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Silent Language

Mark Bauerlein claims rightly that those students who are always texting, etc., are missing something about "the silent language".  A reasonable point, one reason why we shouldn't allow the use of computers and other gadgets in a classroom, where both kinds of conversations--and verbal and non-verbal--take plac.

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Discussions - 6 Comments

I keep thinking someone is going to disagree with this article, though mine is a quibble, not a full-fledged quarrel. Perhaps anyone who more readily engages with written words is is going to have a problem with the "silent language" of human beings. On the other hand, maybe some of us retreat into text because of the problem of reading faces and bodies effectively.
However, the only thing the young do with their eyes more frequently than reading reading their hand-held electronic devices is watch TV or movies. Those screens are showing viewers facial responses and body language in our codified Western way and visually excluding much of distraction of normal real life encounters. In some cases, even in commercials, we see faces in close-up, reacting, and in a much closer proximity than we normally would. Could training in the reading of faces have ever been easier or more frequent?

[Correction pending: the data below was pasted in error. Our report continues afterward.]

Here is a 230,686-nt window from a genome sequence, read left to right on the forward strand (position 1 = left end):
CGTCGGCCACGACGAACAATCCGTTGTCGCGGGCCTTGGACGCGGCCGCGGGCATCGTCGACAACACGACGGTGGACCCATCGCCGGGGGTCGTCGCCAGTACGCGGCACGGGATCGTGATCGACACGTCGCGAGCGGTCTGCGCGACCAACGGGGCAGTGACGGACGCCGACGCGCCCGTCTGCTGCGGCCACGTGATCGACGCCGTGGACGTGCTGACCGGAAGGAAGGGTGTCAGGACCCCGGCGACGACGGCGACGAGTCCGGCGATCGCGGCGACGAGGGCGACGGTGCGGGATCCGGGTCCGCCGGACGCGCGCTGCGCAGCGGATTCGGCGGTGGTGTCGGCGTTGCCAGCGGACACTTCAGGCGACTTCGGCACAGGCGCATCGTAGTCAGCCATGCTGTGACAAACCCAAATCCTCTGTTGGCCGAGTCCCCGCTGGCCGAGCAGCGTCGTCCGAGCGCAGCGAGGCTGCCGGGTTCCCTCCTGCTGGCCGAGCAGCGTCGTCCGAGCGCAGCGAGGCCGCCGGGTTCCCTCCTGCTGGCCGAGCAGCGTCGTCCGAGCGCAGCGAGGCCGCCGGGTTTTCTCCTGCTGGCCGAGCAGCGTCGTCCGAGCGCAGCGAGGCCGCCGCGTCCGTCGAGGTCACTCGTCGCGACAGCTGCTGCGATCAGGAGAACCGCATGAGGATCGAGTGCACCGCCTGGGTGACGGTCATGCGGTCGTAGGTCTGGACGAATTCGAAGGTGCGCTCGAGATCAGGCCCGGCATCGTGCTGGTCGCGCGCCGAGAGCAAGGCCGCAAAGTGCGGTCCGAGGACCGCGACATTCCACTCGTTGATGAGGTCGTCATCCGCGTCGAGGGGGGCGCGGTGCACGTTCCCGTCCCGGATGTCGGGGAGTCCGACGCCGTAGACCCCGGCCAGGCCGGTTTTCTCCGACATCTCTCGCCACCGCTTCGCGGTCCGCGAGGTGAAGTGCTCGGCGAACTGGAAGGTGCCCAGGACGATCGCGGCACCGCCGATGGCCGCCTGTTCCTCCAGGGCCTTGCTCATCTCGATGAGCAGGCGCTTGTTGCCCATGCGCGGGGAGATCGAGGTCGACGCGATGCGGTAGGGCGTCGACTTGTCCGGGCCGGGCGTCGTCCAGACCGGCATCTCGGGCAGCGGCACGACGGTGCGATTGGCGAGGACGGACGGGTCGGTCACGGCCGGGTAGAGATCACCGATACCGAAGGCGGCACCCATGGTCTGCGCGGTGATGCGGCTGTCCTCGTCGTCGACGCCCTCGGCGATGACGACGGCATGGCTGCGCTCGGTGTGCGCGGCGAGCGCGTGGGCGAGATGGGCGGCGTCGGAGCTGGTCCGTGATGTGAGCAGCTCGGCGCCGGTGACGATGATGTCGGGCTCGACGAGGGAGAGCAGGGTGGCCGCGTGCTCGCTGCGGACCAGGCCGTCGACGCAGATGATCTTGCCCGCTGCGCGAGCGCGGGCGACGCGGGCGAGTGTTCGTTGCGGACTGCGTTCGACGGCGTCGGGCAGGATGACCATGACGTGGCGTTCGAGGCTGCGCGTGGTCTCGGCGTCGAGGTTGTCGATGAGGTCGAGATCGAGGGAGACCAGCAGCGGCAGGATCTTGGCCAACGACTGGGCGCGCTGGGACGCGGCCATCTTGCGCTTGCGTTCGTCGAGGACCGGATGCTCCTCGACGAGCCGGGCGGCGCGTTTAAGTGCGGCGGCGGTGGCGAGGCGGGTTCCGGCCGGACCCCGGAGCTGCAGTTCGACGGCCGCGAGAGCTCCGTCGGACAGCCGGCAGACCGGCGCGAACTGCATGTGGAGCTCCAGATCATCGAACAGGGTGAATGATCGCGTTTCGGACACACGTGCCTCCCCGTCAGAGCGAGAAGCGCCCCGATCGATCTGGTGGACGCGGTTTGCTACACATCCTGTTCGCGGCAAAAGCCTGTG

This does not dispute that we should not allow the use of laptops and other gadgetty distractions in the classroom. Students in my classrooms who are fussing with those miss far too much and and are often the ones who fail my classes. That is not of some spite on my part. I am just observing a correlation between eyes (and probably minds) focused elsewhere and subsequent grades.

The exception for me is in teaching writing. The college has a laptop cart and I can distribute those electronic devices and watch my students in the act. We can talk about what they are doing as they do it and interact over their writing as it is in process. As I sit next to them and read what they written, too often badly, we can talk about it, interacting as student and teacher. Certainly this is an exception to the rule and is to say that there is a time and a place for everything.

Excellent article.